This isn’t the first time the Romney has hosted a conference call trashing Gingrich. On Dec. 8—as Gingrich began to surge in the national polls—the campaign hosted a similar call with Talent and former Sen. John Sununu to criticize the former speaker’s leadership in Congress.

Asked if reporters should interpret Romney’s remarks and this morning’s call that the campaign sees Gingrich as a threat to Romney’s bid for the Republican presidential nomination, Romney’s aides dismissed the question. One aide, who declined to be named, insisted the campaign was merely using Gingrich’s comments as a way to further contrast Romney’s record with Obama’s.

Mitt’s thinly-veiled attacks didn’t fool anyone. Well, hardly anyone. Newt started regaining momentum in South Carolina during Monday night’s debate. That’s the debate where Newt was fantastic and Mitt was defensive the entire night.

While it wasn’t Mitt’s worst night, it certainly was one of Newt’s best nights. Newt’s smackdown of Juan Williams will be talked about for a generation. His smackdown of Ron Paul was stellar, too.

Since then, Mitt’s campaign has noticeably stumbled. Rep. Molinari’s and Sen. Talent’s over-the-top rhetoric was only surpassed in foolishness by Mitt’s foolish argument that tax policies don’t affect job growth and wealth creation.

If Newt wins the South Carolina Primary, he’ll gain more momentum heading into Florida. With Gov. Perry likely dropping out after Saturday’s primary and with Sen. Santorum starved for cash, Florida is essentially shaping up as a 2-man battle.

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I just finished participating in a hit job conference call conducted by former Rep. Susan Molinari and former Sen. Jim Talent.

Rep. Molinari characterized Newt’s leadership style as “leadership by chaos.” Later in her remarks, she blamed Newt for Bob Dole’s defeat in 1996 and for House Republicans losing 5 seats in 1998.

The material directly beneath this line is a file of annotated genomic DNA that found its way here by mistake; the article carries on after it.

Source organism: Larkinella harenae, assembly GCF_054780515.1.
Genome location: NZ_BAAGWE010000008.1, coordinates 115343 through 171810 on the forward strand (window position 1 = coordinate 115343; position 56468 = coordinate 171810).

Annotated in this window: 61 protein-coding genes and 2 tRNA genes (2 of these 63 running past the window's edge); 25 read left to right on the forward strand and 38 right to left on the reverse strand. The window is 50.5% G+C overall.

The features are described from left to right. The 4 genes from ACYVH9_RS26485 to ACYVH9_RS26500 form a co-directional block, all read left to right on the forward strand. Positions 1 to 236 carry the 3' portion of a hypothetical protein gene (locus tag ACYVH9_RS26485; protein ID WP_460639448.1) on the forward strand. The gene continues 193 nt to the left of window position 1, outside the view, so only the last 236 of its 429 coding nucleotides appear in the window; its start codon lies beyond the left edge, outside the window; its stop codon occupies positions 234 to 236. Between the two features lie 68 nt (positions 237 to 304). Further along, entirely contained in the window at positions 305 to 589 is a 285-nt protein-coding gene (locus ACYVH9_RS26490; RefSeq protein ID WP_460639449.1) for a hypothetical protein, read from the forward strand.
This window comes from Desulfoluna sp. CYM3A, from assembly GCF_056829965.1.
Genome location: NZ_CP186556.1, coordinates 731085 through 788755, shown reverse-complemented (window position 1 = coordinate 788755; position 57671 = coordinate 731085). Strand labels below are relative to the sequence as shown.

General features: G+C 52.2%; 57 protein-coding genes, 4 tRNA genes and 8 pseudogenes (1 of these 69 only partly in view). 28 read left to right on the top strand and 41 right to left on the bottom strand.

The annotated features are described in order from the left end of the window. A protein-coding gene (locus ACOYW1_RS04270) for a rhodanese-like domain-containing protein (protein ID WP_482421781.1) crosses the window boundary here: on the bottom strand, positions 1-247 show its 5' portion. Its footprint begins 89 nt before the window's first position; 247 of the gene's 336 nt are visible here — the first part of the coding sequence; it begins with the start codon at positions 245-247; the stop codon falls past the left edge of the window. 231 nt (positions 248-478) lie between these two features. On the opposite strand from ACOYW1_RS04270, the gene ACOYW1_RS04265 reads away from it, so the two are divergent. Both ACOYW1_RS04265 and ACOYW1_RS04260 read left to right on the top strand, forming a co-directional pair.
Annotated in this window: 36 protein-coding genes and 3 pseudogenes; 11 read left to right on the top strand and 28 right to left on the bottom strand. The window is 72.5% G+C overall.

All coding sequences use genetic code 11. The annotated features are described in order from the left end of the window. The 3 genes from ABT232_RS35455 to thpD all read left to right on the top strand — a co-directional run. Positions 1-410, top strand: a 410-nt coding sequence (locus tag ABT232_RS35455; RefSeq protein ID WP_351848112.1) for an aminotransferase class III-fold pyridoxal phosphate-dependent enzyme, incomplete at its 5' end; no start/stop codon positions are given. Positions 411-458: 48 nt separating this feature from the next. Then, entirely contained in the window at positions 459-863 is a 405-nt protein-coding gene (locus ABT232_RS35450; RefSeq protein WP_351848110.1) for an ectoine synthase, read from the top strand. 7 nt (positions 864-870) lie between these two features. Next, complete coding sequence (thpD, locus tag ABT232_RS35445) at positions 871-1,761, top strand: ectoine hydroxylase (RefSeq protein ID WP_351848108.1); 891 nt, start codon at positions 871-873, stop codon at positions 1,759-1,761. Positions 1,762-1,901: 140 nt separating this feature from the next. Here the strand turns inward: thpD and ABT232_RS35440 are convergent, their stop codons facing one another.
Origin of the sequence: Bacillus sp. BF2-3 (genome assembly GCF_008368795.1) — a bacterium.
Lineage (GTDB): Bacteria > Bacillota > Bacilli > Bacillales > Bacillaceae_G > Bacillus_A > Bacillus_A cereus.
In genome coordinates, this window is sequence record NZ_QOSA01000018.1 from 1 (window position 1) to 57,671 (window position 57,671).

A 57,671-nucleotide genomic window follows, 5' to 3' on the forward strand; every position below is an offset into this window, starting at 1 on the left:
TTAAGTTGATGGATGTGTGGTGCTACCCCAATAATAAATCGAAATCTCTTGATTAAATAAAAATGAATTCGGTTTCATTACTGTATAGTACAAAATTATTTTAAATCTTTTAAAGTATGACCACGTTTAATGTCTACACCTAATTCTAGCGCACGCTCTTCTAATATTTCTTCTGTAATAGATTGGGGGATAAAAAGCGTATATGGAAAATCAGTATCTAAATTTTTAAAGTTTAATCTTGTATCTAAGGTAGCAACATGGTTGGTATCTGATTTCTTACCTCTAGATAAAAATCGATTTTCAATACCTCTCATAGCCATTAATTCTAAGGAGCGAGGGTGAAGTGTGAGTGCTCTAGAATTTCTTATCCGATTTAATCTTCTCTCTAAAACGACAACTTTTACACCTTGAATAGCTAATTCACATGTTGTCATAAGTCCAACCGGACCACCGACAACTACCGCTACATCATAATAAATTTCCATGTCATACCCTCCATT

When the NYTimes’ Ashley Parker asked if Rep. Molinari was actually blaming Newt for Dole’s defeat, Rep. Molinari quickly backpedaled, saying that turnout should’ve been better than it was. It’s interesting that she blamed that on Newt, not the utterly unexciting Bob Dole.

It’s interesting that they blamed the 1998 defeat on Newt, not on the fact that Congress, House and Senate both, didn’t get much accomplished that term.

When a reporter said that the last they’d heard from Rep. Molinari and Sen. Talent was when Newt was riding high in the polls, Rep. Molinari and Sen. Talent tried explaining that it’s just coincidence. When the reporter asked if their reappearance wasn’t an admission that Mitt’s losing ground in South Carolina, Rep. Molinari and Sen. Talent insisted that they were just worried that Republicans would lose on all levels if Newt became the nominee.

Rep. Molinari and Sen. Talent insisted, too, that Newt wasn’t the right person for the job of leading the Republican Party and “the conservative movement.” I’ve got a good memory and I don’t recall either Jim Talent’s name or Susan Molinari’s name being tied to the conservative movement.

Rep. Molinari and Sen. Talent refused to say even one complimentary thing about Newt during the entire conference call. Within 15 minutes of the call starting, it was over.

The talking points were clear: Newt’s unreliable, Mitt’s a steady leader with lots of conservative accomplishments and Mitt’s the only one prepared to lead the Republican Party.

The reality doesn’t match Mitt’s chanting points. Mitt doesn’t have “lots of conservative accomplishments.” The TEA Party isn’t interested in being led back to the pre-TEA Party go-along-to-get-along GOP.

The question that’s lingering about the conference call is simple: If Mitt’s a superior leader, why isn’t he highlighting his conservative accomplishments while in public office? If he’s that superior, he should ignore Newt and just stay positive, reminding people of his accomplishments.

That isn’t what happened. Mitt trotted out his attack dogs to attack Newt, quite possibly because he’s worried about losing South Carolina.

One thing that isn’t in question is this: Mitt’s on the defensive. He tried dealing with the hits in Monday’s debate but didn’t handle it well. Now, Mitt’s hinting that he might skip a debate or two in Florida. I wrote here that that won’t happen because the image of the supposed inevitable frontrunner hightailing it from the debate stage while his opponents turn up the heat would be devastating.